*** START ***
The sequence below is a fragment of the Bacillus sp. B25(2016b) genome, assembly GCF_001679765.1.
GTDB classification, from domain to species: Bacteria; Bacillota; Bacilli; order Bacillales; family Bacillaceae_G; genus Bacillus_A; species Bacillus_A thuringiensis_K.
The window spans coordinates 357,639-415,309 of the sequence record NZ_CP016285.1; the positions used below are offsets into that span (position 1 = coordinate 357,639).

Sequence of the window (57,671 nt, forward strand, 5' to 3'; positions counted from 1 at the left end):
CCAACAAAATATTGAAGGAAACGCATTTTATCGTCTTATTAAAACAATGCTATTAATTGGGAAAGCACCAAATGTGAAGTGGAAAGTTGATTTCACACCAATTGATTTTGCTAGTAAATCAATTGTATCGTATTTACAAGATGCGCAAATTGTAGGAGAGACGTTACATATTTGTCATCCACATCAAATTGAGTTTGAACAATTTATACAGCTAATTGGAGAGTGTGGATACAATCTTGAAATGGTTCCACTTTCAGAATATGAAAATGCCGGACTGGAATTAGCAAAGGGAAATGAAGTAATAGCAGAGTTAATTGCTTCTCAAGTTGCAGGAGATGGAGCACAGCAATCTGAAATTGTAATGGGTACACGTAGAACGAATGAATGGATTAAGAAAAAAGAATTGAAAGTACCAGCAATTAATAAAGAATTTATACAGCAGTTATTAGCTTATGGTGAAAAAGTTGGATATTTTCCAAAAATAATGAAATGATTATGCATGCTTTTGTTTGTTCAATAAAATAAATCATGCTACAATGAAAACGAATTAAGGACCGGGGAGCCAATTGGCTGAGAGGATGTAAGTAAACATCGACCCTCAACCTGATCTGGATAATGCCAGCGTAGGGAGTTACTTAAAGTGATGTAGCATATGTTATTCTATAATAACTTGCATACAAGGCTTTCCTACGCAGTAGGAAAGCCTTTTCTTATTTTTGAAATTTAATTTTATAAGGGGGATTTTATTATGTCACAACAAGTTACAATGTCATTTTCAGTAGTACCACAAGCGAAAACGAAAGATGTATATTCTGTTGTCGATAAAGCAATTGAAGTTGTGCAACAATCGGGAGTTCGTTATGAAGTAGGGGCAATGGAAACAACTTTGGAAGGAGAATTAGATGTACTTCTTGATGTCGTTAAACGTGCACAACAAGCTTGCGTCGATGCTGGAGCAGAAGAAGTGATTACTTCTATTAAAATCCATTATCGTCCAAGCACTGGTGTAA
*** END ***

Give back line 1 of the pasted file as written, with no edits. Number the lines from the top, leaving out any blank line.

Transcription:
The sequence below is a fragment of the Bacillus sp. B25(2016b) genome, assembly GCF_001679765.1.